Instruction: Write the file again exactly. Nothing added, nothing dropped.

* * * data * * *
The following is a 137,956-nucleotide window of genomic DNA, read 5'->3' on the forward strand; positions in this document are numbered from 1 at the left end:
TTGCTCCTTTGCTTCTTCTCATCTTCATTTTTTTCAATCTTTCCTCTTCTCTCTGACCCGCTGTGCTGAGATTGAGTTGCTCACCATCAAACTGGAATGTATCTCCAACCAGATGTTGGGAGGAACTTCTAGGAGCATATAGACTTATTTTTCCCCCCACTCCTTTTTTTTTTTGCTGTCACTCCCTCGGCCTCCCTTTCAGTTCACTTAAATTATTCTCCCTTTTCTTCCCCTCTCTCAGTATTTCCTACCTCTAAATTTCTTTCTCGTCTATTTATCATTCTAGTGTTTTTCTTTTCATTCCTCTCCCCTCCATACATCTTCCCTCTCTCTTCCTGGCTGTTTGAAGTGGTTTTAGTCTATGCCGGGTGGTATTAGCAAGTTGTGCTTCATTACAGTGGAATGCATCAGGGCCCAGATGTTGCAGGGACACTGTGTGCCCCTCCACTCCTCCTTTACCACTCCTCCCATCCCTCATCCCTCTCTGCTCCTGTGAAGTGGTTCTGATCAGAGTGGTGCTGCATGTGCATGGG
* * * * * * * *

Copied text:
The following is a 137,956-nucleotide window of genomic DNA, read 5'->3' on the forward strand; positions in this document are numbered from 1 at the left end:
TTGCTCCTTTGCTTCTTCTCATCTTCATTTTTTTCAATCTTTCCTCTTCTCTCTGACCCGCTGTGCTGAGATTGAGTTGCTCACCATCAAACTGGAATGTATCTCCAACCAGATGTTGGGAGGAACTTCTAGGAGCATATAGACTTATTTTTCCCCCCACTCCTTTTTTTTTTTGCTGTCACTCCCTCGGCCTCCCTTTCAGTTCACTTAAATTATTCTCCCTTTTCTTCCCCTCTCTCAGTATTTCCTACCTCTAAATTTCTTTCTCGTCTATTTATCATTCTAGTGTTTTTCTTTTCATTCCTCTCCCCTCCATACATCTTCCCTCTCTCTTCCTGGCTGTTTGAAGTGGTTTTAGTCTATGCCGGGTGGTATTAGCAAGTTGTGCTTCATTACAGTGGAATGCATCAGGGCCCAGATGTTGCAGGGACACTGTGTGCCCCTCCACTCCTCCTTTACCACTCCTCCCATCCCTCATCCCTCTCTGCTCCTGTGAAGTGGTTCTGATCAGAGTGGTGCTGCATGTGCATGGG